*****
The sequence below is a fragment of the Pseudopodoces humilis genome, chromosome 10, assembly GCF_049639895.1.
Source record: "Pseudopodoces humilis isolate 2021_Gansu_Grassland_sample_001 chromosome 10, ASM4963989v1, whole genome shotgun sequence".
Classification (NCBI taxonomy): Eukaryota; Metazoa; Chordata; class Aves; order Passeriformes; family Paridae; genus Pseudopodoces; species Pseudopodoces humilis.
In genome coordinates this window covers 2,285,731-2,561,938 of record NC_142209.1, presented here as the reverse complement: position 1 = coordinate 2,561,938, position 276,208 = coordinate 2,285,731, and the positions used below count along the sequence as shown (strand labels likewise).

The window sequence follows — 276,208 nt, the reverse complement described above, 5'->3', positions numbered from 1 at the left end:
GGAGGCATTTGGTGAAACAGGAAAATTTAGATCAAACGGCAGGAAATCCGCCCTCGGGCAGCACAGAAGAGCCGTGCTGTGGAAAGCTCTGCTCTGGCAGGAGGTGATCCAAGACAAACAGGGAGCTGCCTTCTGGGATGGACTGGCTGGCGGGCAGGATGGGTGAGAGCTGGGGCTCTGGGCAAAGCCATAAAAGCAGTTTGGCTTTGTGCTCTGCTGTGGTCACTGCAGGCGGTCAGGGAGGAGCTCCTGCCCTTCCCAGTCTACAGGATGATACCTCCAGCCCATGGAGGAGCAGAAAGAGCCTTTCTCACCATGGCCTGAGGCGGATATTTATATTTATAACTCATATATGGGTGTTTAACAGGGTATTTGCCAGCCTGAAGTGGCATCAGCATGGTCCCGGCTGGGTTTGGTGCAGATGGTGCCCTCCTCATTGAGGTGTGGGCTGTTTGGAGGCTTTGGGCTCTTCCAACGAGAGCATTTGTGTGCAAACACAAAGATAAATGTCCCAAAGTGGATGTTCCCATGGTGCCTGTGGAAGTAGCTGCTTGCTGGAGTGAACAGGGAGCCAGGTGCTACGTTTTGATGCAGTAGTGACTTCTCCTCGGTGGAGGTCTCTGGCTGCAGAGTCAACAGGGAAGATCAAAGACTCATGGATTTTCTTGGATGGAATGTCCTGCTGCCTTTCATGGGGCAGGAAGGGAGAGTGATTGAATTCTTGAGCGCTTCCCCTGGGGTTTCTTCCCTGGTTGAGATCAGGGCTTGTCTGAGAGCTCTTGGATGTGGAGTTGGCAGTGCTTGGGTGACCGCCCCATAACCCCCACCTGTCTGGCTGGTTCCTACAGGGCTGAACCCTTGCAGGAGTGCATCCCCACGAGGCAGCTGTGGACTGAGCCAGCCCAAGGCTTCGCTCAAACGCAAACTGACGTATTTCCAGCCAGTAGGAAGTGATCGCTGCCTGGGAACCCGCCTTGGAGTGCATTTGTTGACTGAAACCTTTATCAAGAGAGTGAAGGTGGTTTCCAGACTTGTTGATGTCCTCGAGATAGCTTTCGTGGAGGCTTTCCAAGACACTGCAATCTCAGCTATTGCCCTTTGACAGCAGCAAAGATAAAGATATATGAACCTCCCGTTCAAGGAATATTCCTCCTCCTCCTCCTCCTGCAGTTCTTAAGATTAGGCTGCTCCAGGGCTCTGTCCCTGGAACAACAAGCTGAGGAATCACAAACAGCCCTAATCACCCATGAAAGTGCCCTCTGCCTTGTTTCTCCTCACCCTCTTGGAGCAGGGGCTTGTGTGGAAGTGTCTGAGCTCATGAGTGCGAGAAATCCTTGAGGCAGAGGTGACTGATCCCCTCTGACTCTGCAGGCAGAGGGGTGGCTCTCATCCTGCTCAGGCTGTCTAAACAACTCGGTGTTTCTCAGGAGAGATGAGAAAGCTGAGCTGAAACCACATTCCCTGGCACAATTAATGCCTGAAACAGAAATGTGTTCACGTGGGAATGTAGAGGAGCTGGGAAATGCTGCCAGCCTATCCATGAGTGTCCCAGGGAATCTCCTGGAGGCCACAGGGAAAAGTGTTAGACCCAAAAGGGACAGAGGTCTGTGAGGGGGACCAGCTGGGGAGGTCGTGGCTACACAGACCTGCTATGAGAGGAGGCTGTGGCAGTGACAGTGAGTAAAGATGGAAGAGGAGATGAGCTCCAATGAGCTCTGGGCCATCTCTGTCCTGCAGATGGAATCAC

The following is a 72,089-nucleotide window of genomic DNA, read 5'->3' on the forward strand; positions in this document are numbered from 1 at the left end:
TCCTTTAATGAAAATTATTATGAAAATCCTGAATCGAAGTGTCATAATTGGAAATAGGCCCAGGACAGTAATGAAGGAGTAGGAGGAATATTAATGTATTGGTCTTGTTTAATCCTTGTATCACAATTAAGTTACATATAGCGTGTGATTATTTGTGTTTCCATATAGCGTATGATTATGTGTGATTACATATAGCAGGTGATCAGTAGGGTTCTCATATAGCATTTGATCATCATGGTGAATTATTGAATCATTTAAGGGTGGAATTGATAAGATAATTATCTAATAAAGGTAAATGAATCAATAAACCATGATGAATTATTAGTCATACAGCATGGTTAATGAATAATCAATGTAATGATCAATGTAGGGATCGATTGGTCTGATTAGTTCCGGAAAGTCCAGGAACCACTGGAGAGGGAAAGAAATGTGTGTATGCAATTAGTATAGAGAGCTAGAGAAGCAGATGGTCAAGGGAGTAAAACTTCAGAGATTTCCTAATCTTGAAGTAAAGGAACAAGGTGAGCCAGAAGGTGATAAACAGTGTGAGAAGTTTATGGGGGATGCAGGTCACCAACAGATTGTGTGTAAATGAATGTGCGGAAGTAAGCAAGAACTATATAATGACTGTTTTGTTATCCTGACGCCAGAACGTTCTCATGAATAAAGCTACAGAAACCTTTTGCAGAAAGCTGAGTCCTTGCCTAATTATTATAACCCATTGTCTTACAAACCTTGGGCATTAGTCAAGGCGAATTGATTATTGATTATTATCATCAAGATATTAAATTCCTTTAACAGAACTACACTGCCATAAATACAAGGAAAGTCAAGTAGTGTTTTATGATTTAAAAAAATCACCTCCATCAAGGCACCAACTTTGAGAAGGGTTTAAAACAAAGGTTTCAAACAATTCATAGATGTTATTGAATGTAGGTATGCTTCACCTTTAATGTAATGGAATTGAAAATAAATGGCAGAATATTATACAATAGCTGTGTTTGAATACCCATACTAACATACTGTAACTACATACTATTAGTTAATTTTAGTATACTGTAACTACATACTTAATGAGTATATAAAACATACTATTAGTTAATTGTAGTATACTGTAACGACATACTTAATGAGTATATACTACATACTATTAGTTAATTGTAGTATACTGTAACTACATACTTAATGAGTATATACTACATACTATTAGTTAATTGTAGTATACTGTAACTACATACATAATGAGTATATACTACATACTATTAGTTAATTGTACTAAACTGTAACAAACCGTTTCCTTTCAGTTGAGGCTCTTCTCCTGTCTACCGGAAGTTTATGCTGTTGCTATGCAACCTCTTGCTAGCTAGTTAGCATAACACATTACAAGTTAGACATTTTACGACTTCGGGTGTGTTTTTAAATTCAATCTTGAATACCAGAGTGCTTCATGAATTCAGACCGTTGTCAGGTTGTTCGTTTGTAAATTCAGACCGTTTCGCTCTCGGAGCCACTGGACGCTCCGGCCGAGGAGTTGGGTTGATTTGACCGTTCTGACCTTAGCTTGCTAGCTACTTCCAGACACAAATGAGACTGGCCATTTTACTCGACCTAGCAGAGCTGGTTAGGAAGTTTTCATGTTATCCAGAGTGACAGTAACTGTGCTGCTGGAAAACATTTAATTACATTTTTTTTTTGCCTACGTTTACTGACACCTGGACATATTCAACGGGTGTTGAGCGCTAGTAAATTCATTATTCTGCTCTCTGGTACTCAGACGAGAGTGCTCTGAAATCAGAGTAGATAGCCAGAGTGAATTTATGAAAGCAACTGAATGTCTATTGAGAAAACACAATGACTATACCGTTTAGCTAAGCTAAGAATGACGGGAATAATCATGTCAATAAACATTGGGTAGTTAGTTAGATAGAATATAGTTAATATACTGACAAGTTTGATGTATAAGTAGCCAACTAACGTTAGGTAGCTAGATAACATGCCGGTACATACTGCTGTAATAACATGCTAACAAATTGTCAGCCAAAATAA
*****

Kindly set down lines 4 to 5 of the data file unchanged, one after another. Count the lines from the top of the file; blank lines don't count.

In genome coordinates this window covers 2,285,731-2,561,938 of record NC_142209.1, presented here as the reverse complement: position 1 = coordinate 2,561,938, position 276,208 = coordinate 2,285,731, and the positions used below count along the sequence as shown (strand labels likewise).

The window sequence follows — 276,208 nt, the reverse complement described above, 5'->3', positions numbered from 1 at the left end: